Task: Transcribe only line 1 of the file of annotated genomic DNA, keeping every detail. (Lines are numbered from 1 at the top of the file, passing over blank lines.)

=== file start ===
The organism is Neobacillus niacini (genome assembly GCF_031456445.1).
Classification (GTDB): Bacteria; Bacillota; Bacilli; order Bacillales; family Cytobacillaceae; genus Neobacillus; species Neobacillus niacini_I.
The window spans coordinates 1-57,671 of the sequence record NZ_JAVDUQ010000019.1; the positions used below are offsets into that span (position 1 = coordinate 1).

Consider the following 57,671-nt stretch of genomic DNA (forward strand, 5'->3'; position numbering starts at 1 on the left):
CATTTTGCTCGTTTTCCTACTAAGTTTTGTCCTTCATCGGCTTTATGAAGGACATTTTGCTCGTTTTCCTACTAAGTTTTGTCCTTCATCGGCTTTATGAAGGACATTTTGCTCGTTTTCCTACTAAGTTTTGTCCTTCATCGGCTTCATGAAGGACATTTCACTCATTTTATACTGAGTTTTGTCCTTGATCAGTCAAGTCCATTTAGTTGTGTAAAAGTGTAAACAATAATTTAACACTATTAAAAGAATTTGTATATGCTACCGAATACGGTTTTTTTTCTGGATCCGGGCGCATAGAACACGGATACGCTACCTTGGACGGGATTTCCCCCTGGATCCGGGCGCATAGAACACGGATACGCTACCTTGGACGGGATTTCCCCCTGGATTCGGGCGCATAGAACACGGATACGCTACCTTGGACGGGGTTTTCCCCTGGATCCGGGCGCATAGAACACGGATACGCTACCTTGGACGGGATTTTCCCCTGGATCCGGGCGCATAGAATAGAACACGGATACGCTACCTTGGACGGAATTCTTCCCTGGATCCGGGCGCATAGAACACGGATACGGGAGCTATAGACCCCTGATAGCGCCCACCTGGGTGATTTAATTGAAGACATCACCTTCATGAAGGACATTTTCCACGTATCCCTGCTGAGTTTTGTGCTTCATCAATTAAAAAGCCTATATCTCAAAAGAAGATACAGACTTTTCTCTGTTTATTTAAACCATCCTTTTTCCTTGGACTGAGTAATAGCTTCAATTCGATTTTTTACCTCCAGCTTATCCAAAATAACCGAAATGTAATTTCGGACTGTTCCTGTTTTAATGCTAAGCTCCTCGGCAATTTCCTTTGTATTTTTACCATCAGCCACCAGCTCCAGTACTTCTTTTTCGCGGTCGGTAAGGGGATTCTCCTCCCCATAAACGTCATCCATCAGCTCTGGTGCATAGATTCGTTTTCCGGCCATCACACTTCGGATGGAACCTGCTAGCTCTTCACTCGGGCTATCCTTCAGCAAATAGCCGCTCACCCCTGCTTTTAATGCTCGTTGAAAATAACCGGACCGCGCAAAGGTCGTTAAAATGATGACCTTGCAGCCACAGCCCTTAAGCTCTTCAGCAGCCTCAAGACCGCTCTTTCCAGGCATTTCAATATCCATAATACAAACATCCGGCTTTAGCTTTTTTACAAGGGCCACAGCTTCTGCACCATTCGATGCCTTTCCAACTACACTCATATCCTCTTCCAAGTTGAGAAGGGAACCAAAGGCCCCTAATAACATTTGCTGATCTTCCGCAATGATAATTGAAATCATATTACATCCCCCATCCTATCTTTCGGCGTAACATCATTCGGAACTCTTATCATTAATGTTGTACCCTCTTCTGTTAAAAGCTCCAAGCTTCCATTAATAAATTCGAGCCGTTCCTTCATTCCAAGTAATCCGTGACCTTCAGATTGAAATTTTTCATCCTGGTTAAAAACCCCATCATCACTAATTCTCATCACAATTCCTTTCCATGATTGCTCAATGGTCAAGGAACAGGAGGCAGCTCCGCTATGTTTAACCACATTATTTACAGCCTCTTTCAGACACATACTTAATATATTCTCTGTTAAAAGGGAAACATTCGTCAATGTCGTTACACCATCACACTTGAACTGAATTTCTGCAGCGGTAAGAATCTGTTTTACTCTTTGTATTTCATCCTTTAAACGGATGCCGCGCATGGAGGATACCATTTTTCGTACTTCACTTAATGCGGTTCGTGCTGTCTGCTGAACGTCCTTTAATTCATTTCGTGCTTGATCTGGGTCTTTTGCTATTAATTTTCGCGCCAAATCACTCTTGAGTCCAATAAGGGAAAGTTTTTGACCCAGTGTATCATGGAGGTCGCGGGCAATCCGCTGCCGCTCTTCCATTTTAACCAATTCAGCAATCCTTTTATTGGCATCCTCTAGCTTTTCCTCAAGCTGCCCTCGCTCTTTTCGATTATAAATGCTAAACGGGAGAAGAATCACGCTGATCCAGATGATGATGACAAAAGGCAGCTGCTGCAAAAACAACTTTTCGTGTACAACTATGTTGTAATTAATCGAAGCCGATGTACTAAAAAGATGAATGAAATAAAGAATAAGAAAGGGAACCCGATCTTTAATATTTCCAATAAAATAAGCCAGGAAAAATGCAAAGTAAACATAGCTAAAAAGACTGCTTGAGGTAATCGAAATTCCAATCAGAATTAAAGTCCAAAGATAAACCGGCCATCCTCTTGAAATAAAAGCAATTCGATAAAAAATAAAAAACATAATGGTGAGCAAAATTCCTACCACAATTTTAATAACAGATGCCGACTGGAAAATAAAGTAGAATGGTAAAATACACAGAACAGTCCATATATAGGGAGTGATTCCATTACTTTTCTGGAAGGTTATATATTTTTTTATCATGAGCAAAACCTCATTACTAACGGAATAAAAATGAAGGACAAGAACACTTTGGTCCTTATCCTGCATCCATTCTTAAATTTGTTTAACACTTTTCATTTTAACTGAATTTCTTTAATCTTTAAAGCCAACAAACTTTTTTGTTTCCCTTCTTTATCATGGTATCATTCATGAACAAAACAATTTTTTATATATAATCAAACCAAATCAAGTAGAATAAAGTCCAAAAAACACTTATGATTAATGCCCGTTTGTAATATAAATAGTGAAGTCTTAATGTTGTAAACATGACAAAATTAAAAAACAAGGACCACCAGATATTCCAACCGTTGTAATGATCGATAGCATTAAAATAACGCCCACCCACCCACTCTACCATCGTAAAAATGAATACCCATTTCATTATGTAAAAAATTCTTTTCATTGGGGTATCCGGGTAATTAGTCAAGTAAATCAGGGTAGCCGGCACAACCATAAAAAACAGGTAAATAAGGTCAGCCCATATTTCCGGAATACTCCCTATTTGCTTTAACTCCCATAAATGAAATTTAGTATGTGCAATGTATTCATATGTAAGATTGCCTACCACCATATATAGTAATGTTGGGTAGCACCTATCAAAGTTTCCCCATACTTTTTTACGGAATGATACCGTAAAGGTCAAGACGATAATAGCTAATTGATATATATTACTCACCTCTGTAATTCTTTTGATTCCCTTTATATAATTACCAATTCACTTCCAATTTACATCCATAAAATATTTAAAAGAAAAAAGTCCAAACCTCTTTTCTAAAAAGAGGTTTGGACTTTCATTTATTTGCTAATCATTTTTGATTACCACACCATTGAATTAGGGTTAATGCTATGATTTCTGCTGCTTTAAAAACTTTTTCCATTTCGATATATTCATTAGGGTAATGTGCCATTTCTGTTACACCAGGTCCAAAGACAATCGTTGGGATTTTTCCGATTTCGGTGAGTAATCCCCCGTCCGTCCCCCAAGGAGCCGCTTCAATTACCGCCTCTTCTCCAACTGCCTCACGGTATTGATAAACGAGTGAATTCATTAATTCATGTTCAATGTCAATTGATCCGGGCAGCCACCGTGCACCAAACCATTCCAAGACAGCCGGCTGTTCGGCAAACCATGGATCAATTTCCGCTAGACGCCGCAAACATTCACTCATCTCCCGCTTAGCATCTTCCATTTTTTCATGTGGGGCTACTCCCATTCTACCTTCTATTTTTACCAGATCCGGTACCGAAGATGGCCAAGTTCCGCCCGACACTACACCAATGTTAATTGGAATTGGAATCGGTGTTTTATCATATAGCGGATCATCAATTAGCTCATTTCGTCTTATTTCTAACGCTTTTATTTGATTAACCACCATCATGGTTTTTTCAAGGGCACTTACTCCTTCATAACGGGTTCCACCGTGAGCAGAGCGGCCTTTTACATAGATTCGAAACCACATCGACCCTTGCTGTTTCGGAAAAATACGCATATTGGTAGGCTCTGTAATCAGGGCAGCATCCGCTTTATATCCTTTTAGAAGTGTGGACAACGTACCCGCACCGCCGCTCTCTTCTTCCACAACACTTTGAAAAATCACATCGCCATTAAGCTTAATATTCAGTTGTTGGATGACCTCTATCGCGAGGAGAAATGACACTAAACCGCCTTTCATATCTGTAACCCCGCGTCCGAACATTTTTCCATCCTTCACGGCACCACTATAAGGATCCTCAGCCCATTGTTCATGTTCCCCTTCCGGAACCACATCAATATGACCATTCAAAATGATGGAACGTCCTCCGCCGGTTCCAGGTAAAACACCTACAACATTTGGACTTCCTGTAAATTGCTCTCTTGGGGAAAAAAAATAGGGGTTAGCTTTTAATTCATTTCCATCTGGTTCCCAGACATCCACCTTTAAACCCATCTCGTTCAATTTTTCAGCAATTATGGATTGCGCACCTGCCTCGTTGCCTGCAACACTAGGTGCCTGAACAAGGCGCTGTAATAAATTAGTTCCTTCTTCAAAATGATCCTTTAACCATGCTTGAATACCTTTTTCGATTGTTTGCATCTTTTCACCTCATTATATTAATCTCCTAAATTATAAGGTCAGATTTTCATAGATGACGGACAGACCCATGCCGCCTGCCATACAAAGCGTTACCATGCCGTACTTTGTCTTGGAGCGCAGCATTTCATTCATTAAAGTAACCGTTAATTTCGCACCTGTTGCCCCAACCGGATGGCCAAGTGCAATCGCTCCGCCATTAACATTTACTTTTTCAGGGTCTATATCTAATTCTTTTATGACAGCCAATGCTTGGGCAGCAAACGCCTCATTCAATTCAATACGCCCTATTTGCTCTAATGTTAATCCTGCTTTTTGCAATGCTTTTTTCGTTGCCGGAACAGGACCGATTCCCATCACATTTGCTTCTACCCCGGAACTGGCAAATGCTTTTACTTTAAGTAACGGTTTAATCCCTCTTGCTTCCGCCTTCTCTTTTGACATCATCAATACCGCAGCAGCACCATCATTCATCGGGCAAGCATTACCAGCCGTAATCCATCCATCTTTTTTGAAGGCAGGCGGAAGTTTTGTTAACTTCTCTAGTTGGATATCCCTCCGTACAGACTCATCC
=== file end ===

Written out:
The organism is Neobacillus niacini (genome assembly GCF_031456445.1).